Zombie Cap-and-Trade coming to a utility bill near you soon
Senator’s Lindsey Graham, John Kerry and Joe Lieberman have bought the premise that “carbon = bad”. But being politicians, looking at the economy and understanding the discontent of the voters with both health care reform and cap-and-trade, they’ve decided on a more incremental approach to implementing the latter.
First, they announce that “cap-and-trade as we know it is dead“. Of course cap-and-trade is, at base, a tax on carbon which is now considered a “pollutant” by the anointed. Apparently they believe you’ll believe that since it isn’t a comprehensive, across the board imposition of carbon taxation via the method of cap-and-trade, you’ll buy into the basic lie that this is wholly different.
Then they proffer their plan, which, of course, they claim is nothing like cap-and-trade. Really. It’s not:
Rather than include all major industrial sources of greenhouse gases in one broad economywide cap-and-trade system, the Senate trio will propose different types of limits for different sectors of the economy, beginning with electric utilities and then turning later to manufacturers such as chemical plants and pulp and paper mills.
Said another way, they prefer to tax carbon incrementally and not all at once. And that is the only real difference between Graham/Kerry/Lieberman and cap-and-trade.
The result? Read this finely wrought paragraph carefully to glean the effect:
“The bottom line with utilities is they’ll assume a compliance obligation from day one of the program,” the Senate staffer said, adding that no decisions have been made on how to allocate valuable emission allowances to the power companies except to incorporate an industry recommendation to shuttle revenue toward consumers to help pay for higher energy bills.
You have to love the “nuance” – the intent is to agree with the industry (allow them to raise their rates commensurate with the increase in cost to them) and “shuttle revenue toward consumers to help pay for higher energy bills”. In other words, subsidize consumers to pay for industry’s upgrades to cut carbon dioxide output.
The bottom line is your utility bills are going up from day one of the passage of this bill and the taxpayer – you – will be on the hook to subsidize yourself to pay for the increased cost.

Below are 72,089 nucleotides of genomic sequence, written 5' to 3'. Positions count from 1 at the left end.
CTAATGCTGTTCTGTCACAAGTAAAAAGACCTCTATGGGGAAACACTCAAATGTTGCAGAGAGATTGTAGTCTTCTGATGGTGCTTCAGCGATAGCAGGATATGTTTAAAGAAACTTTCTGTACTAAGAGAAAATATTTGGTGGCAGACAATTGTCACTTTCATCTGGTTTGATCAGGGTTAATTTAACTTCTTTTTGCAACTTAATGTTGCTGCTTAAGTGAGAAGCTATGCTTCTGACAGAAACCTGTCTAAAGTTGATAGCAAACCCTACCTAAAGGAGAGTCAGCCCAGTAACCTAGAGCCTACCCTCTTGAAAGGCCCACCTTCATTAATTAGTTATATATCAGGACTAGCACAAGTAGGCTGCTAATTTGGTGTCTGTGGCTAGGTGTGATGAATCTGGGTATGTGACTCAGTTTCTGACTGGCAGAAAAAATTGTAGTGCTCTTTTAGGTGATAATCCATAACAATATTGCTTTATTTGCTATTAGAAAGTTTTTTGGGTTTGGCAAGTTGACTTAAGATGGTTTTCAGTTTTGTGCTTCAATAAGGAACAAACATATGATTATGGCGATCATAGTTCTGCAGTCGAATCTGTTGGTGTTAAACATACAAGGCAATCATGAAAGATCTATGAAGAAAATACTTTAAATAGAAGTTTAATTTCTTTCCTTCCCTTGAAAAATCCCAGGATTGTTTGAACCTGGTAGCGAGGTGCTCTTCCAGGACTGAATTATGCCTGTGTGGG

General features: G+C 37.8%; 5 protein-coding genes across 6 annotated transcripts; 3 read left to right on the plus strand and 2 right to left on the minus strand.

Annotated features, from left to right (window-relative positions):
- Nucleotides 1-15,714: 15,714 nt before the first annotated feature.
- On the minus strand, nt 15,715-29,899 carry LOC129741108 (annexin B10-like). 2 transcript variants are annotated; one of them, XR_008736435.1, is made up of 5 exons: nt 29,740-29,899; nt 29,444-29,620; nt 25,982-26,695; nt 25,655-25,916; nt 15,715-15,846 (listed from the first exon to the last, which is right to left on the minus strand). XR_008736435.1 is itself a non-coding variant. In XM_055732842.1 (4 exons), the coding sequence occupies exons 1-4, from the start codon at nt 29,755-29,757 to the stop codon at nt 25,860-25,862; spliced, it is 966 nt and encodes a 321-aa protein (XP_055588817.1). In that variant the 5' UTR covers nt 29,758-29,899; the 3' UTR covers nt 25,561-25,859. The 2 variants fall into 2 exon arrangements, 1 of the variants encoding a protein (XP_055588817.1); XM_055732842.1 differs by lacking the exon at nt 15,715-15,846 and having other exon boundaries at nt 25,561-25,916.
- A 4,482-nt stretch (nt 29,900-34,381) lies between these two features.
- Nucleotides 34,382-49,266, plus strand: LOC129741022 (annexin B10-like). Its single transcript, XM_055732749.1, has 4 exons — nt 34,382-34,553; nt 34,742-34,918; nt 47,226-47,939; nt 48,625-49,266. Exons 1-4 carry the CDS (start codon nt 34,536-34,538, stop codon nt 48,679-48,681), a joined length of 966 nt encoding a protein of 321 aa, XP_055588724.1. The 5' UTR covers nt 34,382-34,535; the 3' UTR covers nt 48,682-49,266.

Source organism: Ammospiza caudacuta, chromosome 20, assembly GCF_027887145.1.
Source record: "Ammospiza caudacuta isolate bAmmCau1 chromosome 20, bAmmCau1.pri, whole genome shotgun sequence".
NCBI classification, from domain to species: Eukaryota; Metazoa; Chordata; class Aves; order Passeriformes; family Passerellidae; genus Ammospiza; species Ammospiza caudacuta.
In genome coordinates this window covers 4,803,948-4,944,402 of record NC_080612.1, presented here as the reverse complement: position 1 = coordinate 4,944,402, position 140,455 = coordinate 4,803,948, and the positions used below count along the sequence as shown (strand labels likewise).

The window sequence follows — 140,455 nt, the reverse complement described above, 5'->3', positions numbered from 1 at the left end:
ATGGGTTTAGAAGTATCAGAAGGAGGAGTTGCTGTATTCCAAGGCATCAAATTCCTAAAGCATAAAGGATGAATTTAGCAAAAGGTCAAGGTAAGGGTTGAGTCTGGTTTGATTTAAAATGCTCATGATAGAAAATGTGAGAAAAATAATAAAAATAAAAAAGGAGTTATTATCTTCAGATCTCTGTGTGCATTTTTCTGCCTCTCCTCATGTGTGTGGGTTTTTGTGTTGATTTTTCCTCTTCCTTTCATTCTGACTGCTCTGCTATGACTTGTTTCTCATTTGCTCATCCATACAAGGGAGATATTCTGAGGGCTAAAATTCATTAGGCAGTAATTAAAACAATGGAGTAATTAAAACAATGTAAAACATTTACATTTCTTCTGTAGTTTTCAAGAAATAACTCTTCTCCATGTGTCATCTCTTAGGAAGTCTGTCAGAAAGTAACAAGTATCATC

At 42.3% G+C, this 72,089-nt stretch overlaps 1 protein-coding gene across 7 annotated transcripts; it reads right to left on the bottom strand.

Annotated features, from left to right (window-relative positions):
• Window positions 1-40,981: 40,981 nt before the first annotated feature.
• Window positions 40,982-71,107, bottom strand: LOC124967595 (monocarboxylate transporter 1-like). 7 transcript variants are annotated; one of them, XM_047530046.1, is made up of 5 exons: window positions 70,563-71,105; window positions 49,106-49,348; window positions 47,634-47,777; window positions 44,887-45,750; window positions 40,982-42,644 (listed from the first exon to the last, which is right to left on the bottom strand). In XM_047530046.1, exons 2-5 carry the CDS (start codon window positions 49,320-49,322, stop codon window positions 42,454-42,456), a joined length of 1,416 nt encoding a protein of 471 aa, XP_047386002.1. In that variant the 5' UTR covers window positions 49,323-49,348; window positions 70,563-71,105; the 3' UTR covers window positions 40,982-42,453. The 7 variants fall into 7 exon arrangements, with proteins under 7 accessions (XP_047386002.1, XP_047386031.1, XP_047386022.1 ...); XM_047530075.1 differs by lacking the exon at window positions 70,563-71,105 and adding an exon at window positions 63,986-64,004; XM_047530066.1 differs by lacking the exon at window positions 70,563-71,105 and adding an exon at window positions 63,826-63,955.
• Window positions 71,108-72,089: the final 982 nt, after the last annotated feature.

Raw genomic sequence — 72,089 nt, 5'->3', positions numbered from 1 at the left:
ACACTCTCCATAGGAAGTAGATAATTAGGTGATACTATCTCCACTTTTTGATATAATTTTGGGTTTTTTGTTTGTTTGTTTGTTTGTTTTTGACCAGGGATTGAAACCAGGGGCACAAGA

Another in a long line of schemes we simply can’t afford and a convoluted and costly method of implementation.
And eventually, of course, the cost of other products (chemical companies? paper mills?) to include transportation and certainly at some point, gasoline and home heating oil will all be taxed as well.
Transportation fuels can expect a carbon tax that rises based on the compliance costs faced by the other major emitters. Several major oil companies, including Shell Oil Co., ConocoPhillips and BP America, floated the original idea on Capitol Hill, and the Senate trio has evolved their plan by funneling revenue toward transportation projects, reducing fuel consumption and lowering domestic reliance on foreign oil. The Highway Trust Fund is also a potential recipient of the carbon tax revenue, Senate aides said.
A carbon tax, by any other name, is still a carbon tax, isn’t it? And the timing of such legislation is just perfect. If passed anytime soon, the increased costs to industry should hit just about the time they’re beginning to climb out of recession.
As they make their case for the legislation, the three senators plan to tout their effort to incorporate energy and climate proposals into one overall package. And they will highlight the shift on carbon pricing away from cap and trade.
“It will be different from anything that’s been put on the table in the House or Senate to date,” Kerry said last week. “It’ll be comprehensive. And I hope it’ll change the debate.”
But it’s not “different” in the most important aspect – it taxes carbon. The premise is that carbon dioxide is a pollutant. For those who don’t accept the premise as accurate or scientifically valid, this is no different than cap-and-trade. It aims at the same result (taxing carbon) only approaching it in a slightly different and incremental manner.
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